There are several MATLAB^{®} functions that work specifically
on diagonal matrices.

Function | Description |
---|---|

Construct a block diagonal matrix from input arguments. | |

Return a diagonal matrix or the diagonals of a matrix. | |

Compute the sum of the elements on the main diagonal. | |

Return the lower triangular part of a matrix. | |

Return the upper triangular part of a matrix. |

The `diag`

function has
two operations that it can perform. You can use it to generate a diagonal
matrix:

A = diag([12:4:32]) A = 12 0 0 0 0 0 0 16 0 0 0 0 0 0 20 0 0 0 0 0 0 24 0 0 0 0 0 0 28 0 0 0 0 0 0 32

You can also use the `diag`

function to scan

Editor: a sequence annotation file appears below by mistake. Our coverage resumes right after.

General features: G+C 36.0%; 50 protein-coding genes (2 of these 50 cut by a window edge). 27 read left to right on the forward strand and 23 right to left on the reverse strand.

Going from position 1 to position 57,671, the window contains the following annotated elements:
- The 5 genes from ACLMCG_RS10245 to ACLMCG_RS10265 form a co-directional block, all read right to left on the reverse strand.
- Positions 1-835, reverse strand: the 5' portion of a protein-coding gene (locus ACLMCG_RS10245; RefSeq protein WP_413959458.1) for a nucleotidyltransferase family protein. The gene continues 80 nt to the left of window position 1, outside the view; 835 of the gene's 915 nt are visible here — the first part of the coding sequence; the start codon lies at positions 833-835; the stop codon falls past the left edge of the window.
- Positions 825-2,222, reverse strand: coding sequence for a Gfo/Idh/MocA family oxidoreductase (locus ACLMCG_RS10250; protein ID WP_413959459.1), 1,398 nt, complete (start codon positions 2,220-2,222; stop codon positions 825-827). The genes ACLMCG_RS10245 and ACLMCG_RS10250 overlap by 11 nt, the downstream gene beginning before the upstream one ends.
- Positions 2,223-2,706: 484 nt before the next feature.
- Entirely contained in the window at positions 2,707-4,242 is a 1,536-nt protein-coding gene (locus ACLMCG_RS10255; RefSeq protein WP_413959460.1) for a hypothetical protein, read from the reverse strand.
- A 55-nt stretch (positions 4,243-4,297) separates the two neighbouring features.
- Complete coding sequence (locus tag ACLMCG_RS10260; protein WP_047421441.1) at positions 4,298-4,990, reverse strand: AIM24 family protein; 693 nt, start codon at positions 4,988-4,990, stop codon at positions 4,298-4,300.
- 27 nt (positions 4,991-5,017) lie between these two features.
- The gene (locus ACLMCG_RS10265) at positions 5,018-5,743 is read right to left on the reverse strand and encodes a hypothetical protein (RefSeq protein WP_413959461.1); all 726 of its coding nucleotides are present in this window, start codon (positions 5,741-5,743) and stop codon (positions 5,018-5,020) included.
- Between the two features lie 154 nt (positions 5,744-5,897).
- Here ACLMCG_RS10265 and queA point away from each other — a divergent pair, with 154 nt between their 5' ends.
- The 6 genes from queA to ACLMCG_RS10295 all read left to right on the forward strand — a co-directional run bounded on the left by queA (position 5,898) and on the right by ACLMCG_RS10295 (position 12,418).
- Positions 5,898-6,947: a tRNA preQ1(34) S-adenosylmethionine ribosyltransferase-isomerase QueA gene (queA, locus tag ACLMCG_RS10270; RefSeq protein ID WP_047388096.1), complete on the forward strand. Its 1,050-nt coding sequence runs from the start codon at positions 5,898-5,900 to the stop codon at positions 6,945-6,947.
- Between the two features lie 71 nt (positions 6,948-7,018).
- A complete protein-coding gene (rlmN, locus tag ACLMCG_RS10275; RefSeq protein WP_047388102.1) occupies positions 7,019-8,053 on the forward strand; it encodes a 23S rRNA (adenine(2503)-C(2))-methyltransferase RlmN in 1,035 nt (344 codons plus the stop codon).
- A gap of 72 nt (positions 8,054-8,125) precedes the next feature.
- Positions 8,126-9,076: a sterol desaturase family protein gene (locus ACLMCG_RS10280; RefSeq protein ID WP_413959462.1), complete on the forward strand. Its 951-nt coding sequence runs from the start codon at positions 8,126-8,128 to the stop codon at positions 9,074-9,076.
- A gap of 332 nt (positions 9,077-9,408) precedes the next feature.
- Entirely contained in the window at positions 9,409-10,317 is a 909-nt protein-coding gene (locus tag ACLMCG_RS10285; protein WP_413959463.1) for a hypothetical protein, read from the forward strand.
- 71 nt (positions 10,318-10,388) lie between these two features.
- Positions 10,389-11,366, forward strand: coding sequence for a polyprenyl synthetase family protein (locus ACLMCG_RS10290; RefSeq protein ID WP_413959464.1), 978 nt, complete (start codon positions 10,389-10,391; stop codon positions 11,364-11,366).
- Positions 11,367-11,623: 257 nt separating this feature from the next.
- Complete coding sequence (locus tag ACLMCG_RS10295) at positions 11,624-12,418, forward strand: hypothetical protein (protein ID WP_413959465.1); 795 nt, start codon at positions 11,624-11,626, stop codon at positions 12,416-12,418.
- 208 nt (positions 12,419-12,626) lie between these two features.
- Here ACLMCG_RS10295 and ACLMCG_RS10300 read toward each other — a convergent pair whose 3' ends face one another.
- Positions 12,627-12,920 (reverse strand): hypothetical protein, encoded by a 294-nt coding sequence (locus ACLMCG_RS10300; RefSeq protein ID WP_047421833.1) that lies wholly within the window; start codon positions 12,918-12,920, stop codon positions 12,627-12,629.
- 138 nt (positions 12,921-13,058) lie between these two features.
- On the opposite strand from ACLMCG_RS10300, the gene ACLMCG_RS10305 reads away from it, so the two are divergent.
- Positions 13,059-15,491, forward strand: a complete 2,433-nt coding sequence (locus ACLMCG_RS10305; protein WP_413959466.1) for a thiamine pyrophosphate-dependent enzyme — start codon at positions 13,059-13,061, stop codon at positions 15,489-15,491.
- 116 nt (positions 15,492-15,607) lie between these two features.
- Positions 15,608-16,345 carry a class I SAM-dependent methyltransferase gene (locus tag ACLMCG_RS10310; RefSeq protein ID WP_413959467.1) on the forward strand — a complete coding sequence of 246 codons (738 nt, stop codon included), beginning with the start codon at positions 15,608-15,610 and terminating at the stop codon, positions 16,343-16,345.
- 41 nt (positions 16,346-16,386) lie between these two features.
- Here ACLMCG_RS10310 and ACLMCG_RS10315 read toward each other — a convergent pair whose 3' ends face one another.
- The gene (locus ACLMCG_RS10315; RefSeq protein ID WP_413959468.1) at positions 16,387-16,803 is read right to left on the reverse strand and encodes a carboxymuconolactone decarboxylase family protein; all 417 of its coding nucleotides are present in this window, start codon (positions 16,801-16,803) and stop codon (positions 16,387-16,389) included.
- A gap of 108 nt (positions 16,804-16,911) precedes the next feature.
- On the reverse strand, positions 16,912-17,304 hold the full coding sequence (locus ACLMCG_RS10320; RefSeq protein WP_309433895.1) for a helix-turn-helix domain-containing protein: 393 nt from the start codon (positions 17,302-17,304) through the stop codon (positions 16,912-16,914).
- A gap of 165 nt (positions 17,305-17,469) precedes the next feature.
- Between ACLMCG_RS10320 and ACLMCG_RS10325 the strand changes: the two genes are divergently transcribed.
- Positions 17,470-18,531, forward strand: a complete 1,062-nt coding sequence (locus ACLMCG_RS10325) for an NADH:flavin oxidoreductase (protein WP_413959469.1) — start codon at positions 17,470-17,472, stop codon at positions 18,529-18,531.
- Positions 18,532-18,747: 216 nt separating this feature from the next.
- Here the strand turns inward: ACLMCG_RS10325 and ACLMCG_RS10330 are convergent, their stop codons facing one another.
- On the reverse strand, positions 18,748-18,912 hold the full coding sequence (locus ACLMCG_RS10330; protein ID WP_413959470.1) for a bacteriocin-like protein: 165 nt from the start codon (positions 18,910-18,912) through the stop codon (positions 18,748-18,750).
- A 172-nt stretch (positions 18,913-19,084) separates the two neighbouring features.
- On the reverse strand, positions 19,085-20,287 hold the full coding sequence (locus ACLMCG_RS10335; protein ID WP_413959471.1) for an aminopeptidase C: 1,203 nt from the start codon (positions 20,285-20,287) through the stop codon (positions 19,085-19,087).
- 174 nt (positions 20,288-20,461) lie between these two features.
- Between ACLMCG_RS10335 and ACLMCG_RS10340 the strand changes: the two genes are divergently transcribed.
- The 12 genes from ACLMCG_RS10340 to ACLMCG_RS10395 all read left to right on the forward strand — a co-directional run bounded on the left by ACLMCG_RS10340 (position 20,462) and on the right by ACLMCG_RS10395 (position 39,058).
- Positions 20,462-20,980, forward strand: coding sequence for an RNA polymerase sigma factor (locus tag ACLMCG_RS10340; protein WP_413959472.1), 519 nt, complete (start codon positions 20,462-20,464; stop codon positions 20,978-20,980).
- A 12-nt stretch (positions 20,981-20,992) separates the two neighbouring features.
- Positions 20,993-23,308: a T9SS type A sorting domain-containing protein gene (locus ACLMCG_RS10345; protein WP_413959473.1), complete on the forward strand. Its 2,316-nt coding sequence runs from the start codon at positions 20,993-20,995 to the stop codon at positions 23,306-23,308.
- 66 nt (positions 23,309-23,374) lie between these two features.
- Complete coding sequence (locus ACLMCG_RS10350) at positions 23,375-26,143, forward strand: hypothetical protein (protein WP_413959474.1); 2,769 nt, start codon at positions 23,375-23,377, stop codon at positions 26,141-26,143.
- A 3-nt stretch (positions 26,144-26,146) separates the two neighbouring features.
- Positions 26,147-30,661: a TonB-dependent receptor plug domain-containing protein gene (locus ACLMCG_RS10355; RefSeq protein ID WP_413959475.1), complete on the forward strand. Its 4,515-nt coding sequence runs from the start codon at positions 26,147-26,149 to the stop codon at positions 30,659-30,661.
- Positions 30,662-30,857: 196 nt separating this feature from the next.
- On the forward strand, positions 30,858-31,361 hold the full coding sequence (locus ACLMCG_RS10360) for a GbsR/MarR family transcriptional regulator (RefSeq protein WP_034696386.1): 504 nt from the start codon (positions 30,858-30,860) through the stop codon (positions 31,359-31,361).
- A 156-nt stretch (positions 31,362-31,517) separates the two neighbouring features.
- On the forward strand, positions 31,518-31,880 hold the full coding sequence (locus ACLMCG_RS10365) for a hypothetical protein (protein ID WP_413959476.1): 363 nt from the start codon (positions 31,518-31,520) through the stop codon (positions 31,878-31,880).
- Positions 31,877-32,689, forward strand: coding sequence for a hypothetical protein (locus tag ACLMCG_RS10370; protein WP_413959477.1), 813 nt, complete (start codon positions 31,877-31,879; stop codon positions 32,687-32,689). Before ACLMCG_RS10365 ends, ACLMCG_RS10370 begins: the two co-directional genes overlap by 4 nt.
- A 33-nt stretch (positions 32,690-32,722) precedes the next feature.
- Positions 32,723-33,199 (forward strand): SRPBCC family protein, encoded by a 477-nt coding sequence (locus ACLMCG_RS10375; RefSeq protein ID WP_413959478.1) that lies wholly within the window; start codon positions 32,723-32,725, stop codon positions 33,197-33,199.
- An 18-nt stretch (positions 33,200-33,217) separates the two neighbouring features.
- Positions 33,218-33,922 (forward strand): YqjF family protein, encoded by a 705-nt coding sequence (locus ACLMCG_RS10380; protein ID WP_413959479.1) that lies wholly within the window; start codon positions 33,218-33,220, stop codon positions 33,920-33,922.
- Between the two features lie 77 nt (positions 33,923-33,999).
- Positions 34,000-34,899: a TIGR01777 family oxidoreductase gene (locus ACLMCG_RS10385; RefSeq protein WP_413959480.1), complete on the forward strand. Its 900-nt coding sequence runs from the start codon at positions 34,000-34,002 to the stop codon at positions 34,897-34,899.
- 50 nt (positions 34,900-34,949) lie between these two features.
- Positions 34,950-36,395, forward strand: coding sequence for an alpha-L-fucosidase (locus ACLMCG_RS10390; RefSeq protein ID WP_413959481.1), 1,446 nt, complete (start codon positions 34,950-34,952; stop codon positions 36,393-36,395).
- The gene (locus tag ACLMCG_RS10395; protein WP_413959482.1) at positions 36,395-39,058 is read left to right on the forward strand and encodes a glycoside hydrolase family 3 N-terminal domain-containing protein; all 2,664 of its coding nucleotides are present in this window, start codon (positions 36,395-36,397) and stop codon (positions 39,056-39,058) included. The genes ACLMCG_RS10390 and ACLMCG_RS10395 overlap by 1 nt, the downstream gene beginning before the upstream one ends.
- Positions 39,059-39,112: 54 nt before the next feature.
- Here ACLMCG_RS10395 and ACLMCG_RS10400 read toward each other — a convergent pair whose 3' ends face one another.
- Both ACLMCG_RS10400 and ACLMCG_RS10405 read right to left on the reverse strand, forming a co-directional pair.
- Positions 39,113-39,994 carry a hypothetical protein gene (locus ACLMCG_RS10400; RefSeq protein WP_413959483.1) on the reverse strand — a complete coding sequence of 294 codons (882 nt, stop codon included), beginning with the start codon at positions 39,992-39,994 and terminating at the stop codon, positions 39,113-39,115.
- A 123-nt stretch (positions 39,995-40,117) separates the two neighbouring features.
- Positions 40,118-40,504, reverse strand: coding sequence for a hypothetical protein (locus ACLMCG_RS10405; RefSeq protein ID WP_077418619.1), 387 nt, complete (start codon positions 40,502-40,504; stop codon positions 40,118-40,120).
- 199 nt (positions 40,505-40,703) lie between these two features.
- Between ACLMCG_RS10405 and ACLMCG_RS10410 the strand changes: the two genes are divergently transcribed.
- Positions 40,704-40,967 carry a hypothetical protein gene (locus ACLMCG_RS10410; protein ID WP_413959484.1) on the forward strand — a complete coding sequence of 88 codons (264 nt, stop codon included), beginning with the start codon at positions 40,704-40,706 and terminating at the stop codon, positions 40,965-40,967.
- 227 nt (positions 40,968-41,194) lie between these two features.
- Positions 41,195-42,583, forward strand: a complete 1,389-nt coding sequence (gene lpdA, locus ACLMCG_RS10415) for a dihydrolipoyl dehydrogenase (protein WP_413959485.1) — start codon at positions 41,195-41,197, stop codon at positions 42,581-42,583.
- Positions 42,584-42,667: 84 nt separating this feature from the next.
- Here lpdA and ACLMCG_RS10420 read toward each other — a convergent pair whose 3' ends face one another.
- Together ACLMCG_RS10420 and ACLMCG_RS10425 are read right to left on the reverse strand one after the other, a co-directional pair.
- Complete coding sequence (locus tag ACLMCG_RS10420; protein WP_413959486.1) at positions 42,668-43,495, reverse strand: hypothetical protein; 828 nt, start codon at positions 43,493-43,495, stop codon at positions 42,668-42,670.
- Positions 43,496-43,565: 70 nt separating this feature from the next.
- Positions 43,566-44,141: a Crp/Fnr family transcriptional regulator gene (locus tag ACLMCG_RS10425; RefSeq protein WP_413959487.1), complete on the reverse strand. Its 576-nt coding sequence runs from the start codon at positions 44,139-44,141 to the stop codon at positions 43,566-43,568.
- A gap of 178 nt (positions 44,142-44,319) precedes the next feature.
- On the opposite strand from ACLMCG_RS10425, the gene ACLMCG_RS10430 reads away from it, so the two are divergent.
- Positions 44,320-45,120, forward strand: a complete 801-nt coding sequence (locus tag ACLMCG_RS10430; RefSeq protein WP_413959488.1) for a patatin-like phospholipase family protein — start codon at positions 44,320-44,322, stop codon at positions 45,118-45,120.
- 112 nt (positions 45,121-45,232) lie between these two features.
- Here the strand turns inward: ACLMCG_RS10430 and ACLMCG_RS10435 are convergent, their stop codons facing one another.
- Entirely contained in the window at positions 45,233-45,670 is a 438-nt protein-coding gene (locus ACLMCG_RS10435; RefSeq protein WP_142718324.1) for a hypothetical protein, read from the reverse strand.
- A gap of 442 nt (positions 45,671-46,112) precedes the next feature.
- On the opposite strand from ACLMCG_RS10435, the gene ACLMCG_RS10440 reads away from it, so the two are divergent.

an existing matrix and return the values found along one of the diagonals:

A = magic(5) A = 17 24 1 8 15 23 5 7 14 16 4 6 13 20 22 10 12 19 21 3 11 18 25 2 9 diag(A, 2) % Return contents of second diagonal of A ans = 1 14 22

The `tril`

and `triu`

functions return a triangular portion
of a matrix, the former returning the piece from the lower left and
the latter from the upper right. By default, the main diagonal of
the matrix divides these two segments. You can use an alternate diagonal
by specifying an offset from the main diagonal as a second input argument:

A = magic(6); B = tril(A, -1) B = 0 0 0 0 0 0 3 0 0 0 0 0 31 9 0 0 0 0 8 28 33 0 0 0 30 5 34 12 0 0 4 36 29 13 18 0

You can diagonally concatenate matrices to form a composite
matrix using the `blkdiag`

function.
See Creating a Block Diagonal Matrix for
more information on how this works.

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